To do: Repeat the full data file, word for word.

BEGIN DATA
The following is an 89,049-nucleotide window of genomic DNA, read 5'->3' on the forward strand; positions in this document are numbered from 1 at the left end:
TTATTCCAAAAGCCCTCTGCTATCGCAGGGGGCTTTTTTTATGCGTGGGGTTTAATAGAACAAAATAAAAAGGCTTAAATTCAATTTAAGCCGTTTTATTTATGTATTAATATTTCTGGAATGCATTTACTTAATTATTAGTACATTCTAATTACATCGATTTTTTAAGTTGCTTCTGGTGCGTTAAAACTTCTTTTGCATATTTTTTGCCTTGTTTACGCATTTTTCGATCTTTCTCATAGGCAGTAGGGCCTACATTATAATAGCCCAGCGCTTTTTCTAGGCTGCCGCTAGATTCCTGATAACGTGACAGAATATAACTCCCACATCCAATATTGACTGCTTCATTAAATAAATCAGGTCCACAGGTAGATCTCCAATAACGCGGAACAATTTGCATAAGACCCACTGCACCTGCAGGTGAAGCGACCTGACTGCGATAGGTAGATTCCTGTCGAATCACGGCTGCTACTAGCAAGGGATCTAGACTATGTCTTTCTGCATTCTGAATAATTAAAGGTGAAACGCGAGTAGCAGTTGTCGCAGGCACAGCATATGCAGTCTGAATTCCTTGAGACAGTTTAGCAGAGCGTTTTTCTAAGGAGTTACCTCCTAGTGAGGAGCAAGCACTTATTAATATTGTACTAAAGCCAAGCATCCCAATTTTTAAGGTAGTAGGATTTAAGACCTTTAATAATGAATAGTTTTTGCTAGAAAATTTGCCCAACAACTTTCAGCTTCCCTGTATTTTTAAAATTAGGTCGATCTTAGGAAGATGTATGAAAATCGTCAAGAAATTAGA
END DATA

The following is an 89,049-nucleotide window of genomic DNA, read 5'->3' on the forward strand; positions in this document are numbered from 1 at the left end:
TTATTCCAAAAGCCCTCTGCTATCGCAGGGGGCTTTTTTTATGCGTGGGGTTTAATAGAACAAAATAAAAAGGCTTAAATTCAATTTAAGCCGTTTTATTTATGTATTAATATTTCTGGAATGCATTTACTTAATTATTAGTACATTCTAATTACATCGATTTTTTAAGTTGCTTCTGGTGCGTTAAAACTTCTTTTGCATATTTTTTGCCTTGTTTACGCATTTTTCGATCTTTCTCATAGGCAGTAGGGCCTACATTATAATAGCCCAGCGCTTTTTCTAGGCTGCCGCTAGATTCCTGATAACGTGACAGAATATAACTCCCACATCCAATATTGACTGCTTCATTAAATAAATCAGGTCCACAGGTAGATCTCCAATAACGCGGAACAATTTGCATAAGACCCACTGCACCTGCAGGTGAAGCGACCTGACTGCGATAGGTAGATTCCTGTCGAATCACGGCTGCTACTAGCAAGGGATCTAGACTATGTCTTTCTGCATTCTGAATAATTAAAGGTGAAACGCGAGTAGCAGTTGTCGCAGGCACAGCATATGCAGTCTGAATTCCTTGAGACAGTTTAGCAGAGCGTTTTTCTAAGGAGTTACCTCCTAGTGAGGAGCAAGCACTTATTAATATTGTACTAAAGCCAAGCATCCCAATTTTTAAGGTAGTAGGATTTAAGACCTTTAATAATGAATAGTTTTTGCTAGAAAATTTGCCCAACAACTTTCAGCTTCCCTGTATTTTTAAAATTAGGTCGATCTTAGGAAGATGTATGAAAATCGTCAAGAAATTAGA